NASHVILLE, Tenn. (WKRN) — For now, many restaurants remain open as coronavirus continues to spread across Tennessee, but that soon could change.
“If you want Peg Leg Porker, you can get it delivered or come pick it up,” said Carey Bringle.
Peg Leg Porker is usually crowded during lunch, but with coronavirus spreading the lines have dwindled.
“Right now we have very few patrons,” said Bringle, “This coronavirus has really scared a lot of people off.”
With fewer people showing up, business is taking a hit.
“We have probably lost $40,000 plus in private events and catering in the last two weeks,” said Bringle.
With the new cases of COVID-19 popping up each day, the entire restaurant industry is monitoring the situation closely.
“It is a monstrous hit and it is happening all across the country, it is pretty devastating,” said Mike Kelly, owner of Jimmy Kelly’s Steakhouse, “It is going to be tough for a lot of operators to get through this.”
Mayor John Cooper requested restaurants limit regular maximum seating to under 50 percent, capped at no more than 100 individuals.
In some restaurants you can see extra safety precautions being taken, as tables and chairs get an extra wipe down.
“We are cleaning every surface every chair, we have hand sanitizer out,” said Bringle.
While some companies send workers to work from home, Bringle says the restaurant industry can’t do that.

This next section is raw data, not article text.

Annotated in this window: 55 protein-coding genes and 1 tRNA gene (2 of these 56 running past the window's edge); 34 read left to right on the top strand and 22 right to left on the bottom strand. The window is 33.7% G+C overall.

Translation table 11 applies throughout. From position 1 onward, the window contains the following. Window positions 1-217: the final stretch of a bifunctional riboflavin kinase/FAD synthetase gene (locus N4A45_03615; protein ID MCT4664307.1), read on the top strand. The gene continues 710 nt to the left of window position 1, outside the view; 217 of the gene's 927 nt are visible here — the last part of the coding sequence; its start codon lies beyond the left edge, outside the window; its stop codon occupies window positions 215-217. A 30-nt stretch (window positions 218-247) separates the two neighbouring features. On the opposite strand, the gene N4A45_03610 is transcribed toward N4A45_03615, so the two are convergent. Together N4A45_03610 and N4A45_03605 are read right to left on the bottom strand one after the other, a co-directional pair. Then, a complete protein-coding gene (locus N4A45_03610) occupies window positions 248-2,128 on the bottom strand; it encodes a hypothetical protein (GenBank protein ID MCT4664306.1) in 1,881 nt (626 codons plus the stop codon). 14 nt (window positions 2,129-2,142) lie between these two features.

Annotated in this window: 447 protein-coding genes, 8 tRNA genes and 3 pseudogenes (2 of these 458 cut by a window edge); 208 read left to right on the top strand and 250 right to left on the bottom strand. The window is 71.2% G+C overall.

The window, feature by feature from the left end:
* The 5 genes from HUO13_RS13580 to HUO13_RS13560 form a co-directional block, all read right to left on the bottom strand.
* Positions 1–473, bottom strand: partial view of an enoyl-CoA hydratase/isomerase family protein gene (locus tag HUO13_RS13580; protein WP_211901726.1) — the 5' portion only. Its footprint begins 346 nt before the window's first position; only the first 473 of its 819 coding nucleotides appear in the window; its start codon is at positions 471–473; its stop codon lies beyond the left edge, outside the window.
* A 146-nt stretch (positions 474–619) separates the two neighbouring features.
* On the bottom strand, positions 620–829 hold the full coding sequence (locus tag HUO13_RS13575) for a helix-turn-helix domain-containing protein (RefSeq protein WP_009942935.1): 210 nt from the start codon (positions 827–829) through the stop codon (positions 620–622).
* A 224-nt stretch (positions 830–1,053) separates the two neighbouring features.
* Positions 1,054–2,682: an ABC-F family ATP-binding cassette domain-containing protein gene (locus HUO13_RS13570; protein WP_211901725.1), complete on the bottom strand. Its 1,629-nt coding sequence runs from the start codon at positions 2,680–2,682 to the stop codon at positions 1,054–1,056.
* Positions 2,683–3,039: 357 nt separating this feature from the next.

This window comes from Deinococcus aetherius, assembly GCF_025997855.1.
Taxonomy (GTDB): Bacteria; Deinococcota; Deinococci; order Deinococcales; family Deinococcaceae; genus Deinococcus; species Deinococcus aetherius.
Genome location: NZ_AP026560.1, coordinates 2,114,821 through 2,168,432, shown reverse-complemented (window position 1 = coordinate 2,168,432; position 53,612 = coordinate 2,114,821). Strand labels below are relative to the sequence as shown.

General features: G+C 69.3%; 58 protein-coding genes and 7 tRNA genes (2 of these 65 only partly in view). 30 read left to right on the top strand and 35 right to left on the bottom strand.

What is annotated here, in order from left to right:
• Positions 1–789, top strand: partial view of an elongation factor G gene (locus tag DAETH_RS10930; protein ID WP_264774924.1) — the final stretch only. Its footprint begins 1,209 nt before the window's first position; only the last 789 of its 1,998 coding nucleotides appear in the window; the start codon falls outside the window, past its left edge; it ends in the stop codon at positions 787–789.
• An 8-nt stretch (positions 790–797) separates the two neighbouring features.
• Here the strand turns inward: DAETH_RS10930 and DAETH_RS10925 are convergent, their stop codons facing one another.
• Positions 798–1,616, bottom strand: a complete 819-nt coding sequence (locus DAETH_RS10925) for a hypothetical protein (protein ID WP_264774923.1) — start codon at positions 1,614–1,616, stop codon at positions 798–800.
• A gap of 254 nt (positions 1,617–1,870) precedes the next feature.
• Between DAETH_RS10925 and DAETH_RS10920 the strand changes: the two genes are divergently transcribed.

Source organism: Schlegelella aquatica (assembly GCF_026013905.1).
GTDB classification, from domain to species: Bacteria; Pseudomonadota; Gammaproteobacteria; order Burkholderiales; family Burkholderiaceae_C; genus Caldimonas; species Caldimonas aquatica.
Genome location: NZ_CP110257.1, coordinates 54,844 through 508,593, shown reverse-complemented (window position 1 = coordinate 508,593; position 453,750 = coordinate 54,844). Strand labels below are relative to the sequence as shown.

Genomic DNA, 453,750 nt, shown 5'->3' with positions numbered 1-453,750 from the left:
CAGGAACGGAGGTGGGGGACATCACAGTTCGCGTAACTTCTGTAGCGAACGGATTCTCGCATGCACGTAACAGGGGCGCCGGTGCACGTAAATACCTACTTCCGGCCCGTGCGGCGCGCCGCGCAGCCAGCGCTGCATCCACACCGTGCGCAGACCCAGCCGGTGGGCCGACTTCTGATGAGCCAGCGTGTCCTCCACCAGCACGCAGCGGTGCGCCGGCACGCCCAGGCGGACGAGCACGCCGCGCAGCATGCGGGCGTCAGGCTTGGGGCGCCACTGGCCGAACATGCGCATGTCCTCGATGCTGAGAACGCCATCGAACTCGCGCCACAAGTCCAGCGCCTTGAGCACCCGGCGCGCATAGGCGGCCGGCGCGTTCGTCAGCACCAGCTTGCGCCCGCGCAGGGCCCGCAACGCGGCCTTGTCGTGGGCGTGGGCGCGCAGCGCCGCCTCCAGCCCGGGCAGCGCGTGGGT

“A normal office worker can work from home and still be employed,” said Bringle, “Service workers, if they shut us down or we have to shut down because of lack of business, those people are sitting at home with no paycheck and that is a tough thing for anyone to face.”
With no end in sight, Bringle says tough days remain but he will do all he can to help his employees.
“We are trying to make sure our people are taken care of and for now that is our first priority,” said Bringle.
Most patients with COVID-19 have a mild respiratory illness including fever, cough and shortness of breath. The Tennessee Department of Health strongly encourages Tennesseans to wash your hands often with soap and water and to not touch your eyes, nose or mouth with unwashed hands.
The CDC recommends that organizers (whether groups or individuals) cancel or postpone in-person events that consist of 10 people or more throughout the United States.
High-risk individuals are defined as adults over 60 years old or people of any age with serious chronic medical conditions such as: Heart disease, diabetes, or lung disease.
The Tennessee Department of Health offers a COVID-19 Public Information Line at 877-857-2945, with information available daily from 10 a.m. to 10 p.m. Central Time.
Stay with News 2 for continuing coverage of the COVID-19 Pandemic.